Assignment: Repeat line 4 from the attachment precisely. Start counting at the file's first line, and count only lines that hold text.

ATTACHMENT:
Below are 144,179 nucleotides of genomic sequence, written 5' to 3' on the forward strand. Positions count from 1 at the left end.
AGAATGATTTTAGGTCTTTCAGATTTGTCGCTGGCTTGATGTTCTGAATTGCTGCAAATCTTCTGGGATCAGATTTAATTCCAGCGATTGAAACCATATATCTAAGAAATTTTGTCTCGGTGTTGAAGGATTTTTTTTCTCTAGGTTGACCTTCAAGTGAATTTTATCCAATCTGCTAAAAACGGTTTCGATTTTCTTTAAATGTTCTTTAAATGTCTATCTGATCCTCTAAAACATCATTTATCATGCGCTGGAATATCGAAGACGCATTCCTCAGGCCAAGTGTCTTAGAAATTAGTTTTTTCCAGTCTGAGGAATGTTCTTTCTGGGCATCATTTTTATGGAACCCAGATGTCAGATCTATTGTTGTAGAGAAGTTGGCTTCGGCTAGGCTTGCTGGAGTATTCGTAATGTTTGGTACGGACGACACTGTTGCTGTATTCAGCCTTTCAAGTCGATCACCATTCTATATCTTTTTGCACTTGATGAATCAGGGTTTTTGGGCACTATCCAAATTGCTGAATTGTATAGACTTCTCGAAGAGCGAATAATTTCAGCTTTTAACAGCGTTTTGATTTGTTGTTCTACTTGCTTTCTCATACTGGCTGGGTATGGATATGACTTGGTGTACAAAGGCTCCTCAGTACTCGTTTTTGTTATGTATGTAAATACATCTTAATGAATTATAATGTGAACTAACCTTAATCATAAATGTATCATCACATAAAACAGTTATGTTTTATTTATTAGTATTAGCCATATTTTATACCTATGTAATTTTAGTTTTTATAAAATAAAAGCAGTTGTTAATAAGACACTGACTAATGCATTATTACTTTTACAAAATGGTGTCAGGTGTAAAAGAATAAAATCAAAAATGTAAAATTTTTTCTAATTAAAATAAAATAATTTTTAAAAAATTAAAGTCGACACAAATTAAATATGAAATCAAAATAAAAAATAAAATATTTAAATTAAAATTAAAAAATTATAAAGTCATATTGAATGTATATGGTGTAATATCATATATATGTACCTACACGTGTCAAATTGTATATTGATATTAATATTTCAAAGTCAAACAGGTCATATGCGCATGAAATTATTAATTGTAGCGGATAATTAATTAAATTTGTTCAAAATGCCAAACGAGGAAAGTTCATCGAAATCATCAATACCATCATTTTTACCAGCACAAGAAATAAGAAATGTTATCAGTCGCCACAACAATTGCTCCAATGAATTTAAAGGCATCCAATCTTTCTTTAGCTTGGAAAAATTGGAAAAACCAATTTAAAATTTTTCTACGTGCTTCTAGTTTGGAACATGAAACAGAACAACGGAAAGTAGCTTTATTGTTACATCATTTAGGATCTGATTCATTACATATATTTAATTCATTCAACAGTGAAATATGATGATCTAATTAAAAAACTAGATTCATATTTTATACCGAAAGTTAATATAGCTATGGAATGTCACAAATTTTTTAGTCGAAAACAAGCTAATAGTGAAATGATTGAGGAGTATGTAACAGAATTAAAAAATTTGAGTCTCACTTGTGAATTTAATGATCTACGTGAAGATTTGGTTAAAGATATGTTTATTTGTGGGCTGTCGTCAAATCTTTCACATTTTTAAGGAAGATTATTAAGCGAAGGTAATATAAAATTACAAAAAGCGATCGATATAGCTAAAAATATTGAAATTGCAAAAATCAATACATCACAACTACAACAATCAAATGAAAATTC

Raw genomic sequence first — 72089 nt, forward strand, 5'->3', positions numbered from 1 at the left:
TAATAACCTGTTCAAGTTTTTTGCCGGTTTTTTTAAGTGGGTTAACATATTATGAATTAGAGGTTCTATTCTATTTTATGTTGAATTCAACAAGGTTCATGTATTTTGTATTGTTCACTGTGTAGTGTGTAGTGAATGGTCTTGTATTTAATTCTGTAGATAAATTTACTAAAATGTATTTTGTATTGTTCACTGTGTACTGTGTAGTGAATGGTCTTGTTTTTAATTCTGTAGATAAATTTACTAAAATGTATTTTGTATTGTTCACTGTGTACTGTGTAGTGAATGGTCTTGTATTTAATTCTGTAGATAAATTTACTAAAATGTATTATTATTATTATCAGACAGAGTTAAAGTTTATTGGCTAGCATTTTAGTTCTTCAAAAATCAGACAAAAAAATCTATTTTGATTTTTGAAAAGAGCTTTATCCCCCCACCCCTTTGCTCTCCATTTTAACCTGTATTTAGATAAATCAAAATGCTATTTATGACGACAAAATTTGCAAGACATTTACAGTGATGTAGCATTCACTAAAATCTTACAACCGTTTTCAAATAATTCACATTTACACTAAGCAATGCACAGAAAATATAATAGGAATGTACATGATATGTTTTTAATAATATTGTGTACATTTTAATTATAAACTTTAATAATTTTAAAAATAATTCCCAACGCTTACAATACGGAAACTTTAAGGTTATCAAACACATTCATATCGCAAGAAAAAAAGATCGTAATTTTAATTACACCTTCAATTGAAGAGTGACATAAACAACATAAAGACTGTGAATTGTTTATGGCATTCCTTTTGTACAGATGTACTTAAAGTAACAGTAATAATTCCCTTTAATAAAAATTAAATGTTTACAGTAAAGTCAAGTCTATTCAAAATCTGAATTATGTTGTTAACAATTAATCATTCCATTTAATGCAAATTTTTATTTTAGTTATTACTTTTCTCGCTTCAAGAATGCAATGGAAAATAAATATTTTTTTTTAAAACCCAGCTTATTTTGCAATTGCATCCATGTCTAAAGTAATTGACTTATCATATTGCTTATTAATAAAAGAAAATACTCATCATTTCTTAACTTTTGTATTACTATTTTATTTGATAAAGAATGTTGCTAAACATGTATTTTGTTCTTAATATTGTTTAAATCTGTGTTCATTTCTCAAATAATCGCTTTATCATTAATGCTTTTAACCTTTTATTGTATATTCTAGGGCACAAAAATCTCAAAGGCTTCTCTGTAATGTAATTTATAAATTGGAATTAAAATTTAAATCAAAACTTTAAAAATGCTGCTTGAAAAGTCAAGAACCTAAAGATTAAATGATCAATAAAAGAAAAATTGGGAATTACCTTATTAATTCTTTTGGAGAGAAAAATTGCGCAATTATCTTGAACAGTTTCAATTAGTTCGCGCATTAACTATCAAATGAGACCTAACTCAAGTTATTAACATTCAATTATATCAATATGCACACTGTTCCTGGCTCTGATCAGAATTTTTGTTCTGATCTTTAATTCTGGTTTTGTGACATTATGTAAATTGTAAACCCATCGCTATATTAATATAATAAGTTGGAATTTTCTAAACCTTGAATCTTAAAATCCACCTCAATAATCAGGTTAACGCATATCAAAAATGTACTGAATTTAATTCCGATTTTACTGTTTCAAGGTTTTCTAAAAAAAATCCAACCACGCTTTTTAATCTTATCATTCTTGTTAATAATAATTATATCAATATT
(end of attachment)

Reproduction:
TAATAACCTGTTCAAGTTTTTTGCCGGTTTTTTTAAGTGGGTTAACATATTATGAATTAGAGGTTCTATTCTATTTTATGTTGAATTCAACAAGGTTCATGTATTTTGTATTGTTCACTGTGTAGTGTGTAGTGAATGGTCTTGTATTTAATTCTGTAGATAAATTTACTAAAATGTATTTTGTATTGTTCACTGTGTACTGTGTAGTGAATGGTCTTGTTTTTAATTCTGTAGATAAATTTACTAAAATGTATTTTGTATTGTTCACTGTGTACTGTGTAGTGAATGGTCTTGTATTTAATTCTGTAGATAAATTTACTAAAATGTATTATTATTATTATCAGACAGAGTTAAAGTTTATTGGCTAGCATTTTAGTTCTTCAAAAATCAGACAAAAAAATCTATTTTGATTTTTGAAAAGAGCTTTATCCCCCCACCCCTTTGCTCTCCATTTTAACCTGTATTTAGATAAATCAAAATGCTATTTATGACGACAAAATTTGCAAGACATTTACAGTGATGTAGCATTCACTAAAATCTTACAACCGTTTTCAAATAATTCACATTTACACTAAGCAATGCACAGAAAATATAATAGGAATGTACATGATATGTTTTTAATAATATTGTGTACATTTTAATTATAAACTTTAATAATTTTAAAAATAATTCCCAACGCTTACAATACGGAAACTTTAAGGTTATCAAACACATTCATATCGCAAGAAAAAAAGATCGTAATTTTAATTACACCTTCAATTGAAGAGTGACATAAACAACATAAAGACTGTGAATTGTTTATGGCATTCCTTTTGTACAGATGTACTTAAAGTAACAGTAATAATTCCCTTTAATAAAAATTAAATGTTTACAGTAAAGTCAAGTCTATTCAAAATCTGAATTATGTTGTTAACAATTAATCATTCCATTTAATGCAAATTTTTATTTTAGTTATTACTTTTCTCGCTTCAAGAATGCAATGGAAAATAAATATTTTTTTTTAAAACCCAGCTTATTTTGCAATTGCATCCATGTCTAAAGTAATTGACTTATCATATTGCTTATTAATAAAAGAAAATACTCATCATTTCTTAACTTTTGTATTACTATTTTATTTGATAAAGAATGTTGCTAAACATGTATTTTGTTCTTAATATTGTTTAAATCTGTGTTCATTTCTCAAATAATCGCTTTATCATTAATGCTTTTAACCTTTTATTGTATATTCTAGGGCACAAAAATCTCAAAGGCTTCTCTGTAATGTAATTTATAAATTGGAATTAAAATTTAAATCAAAACTTTAAAAATGCTGCTTGAAAAGTCAAGAACCTAAAGATTAAATGATCAATAAAAGAAAAATTGGGAATTACCTTATTAATTCTTTTGGAGAGAAAAATTGCGCAATTATCTTGAACAGTTTCAATTAGTTCGCGCATTAACTATCAAATGAGACCTAACTCAAGTTATTAACATTCAATTATATCAATATGCACACTGTTCCTGGCTCTGATCAGAATTTTTGTTCTGATCTTTAATTCTGGTTTTGTGACATTATGTAAATTGTAAACCCATCGCTATATTAATATAATAAGTTGGAATTTTCTAAACCTTGAATCTTAAAATCCACCTCAATAATCAGGTTAACGCATATCAAAAATGTACTGAATTTAATTCCGATTTTACTGTTTCAAGGTTTTCTAAAAAAAATCCAACCACGCTTTTTAATCTTATCATTCTTGTTAATAATAATTATATCAATATT